Market Outlook

Departments - Upfront | Sales Trends

October 4, 2016


Colorado’s Robust First Half of 2016: Solid Growth in Every Category

Year-to-date through July, Colorado’s cannabis industry continued its brisk growth, increasing 34 percent over the same period in 2015. According to BDS Analytics, a Boulder-based firm that tracks retail cannabis sales, Colorado sales reached $721 million through July. The state’s cannabis industry is on track to surpass $1.3 billion in sales in 2016, compared to $1 billion last year.

With $123 million in retail sales, July 2016 was Colorado’s biggest month yet. This was the third time in the last eight months that the state set a new monthly record. The adult-use market drove the success with 49 percent growth over July 2015. It was only the fifth-largest month for the state’s medical market, which contracted 2 percent, the first decline in 10 months.

“Colorado’s adult use channel has never declined in any given month compared to one year earlier,” says Tom Jones, director of analytics at BDS Analytics. “In fact, it has never grown less than 30 percent.”

For the first time ever, edibles’ growth exceeded concentrates’ with respective growth rates in July 2016 over July 2015 of 54 percent and 47 percent. Concentrates saw triple-digit growth in seven of the last 12 months, and it is possible that there is less room for the category to sustain such robust expansion compared to the smaller edibles category. July is also a heavy tourist month in Colorado, and those customers may prefer the ease and discretion afforded by edible products.

Every edibles subcategory except chocolates grew in the double or triple digits year-to-date this July over January through July 2015 in Colorado, with pills jumping 180 percent and candy surging 84 percent. Chocolates slowed to just 4 percent growth due primarily to a 3 percent decline in units sold. By contrast, candy units sold increased 77 percent.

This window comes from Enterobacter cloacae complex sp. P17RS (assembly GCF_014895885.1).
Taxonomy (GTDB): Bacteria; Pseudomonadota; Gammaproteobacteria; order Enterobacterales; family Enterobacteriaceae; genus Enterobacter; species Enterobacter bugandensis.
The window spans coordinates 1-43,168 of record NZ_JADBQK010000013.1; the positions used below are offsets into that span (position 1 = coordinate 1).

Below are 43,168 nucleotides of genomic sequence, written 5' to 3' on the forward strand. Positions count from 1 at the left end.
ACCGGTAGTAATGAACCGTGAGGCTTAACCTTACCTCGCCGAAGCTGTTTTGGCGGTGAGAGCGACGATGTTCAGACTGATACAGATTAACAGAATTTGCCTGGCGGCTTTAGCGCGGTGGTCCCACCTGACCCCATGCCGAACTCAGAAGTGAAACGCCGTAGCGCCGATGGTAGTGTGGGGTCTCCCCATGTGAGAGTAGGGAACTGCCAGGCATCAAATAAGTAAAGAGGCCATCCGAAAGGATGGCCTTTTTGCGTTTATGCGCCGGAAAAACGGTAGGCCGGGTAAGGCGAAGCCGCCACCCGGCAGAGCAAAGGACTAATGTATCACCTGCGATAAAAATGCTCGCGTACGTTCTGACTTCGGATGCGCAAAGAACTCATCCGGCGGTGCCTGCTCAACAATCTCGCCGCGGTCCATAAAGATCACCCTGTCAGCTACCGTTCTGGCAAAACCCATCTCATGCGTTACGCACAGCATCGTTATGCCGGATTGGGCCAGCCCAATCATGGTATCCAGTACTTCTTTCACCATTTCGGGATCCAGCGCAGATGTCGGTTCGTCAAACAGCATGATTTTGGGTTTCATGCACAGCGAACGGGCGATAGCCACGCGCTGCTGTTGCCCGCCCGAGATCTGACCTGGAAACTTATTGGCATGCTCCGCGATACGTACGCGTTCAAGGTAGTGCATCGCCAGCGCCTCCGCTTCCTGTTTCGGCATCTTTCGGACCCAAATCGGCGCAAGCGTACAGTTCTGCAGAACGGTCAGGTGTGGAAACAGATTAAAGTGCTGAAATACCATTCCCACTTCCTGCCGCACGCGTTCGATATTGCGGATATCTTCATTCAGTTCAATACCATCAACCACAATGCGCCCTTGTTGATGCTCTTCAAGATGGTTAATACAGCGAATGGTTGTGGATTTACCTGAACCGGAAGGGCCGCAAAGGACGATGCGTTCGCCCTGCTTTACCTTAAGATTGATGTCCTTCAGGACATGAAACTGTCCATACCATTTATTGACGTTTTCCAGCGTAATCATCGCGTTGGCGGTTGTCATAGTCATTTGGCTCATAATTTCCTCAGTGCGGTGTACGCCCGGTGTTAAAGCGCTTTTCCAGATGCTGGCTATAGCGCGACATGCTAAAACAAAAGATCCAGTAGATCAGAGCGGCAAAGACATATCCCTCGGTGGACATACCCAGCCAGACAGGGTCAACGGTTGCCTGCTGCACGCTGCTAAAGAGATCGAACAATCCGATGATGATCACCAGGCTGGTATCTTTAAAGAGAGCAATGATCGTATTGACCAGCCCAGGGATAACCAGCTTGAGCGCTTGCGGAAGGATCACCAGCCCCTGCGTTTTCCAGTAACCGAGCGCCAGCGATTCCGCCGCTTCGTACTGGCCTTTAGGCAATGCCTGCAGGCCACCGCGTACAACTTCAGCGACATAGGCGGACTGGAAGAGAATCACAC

High Growth in Washington

In Washington, for which detailed data are currently available through May for the adult-use market only, year-to-date retail sales increased 115 percent to $229 million. While the state is on a blistering growth trajectory, its volume was still just 75 percent of Colorado’s $308 million over that same period.

Washington eclipses Colorado in one specific category — pre-rolled joints — with $18 million in sales compared to Colorado’s $17 million in the adult-use channel through May. No other Washington category comes close to pre-rolled’s 848 percent growth over the same five months in 2015. Still, other categories remain attractive investment targets in Washington, with concentrates up 260 percent to $46 million, edibles up 76 percent to $21 million, and flower’s continuing boom with 84 percent growth to $142 million.

Companies must combine compelling product with strong marketing to make a dent in Washington, however, as the space is crowded. During the first five months of 2015, 160 brands competed just for concentrates business. This year, that number jumped to 458. In edibles over the same period, the brand count rose from 37 to 92.

Based on existing growth patterns, Washington state will exceed $500 million in sales this year, compared to $356 million in sales revenue in 2015.

All data sourced from GreenEdgeTM, BDS Analytics’ proprietary data mining tool.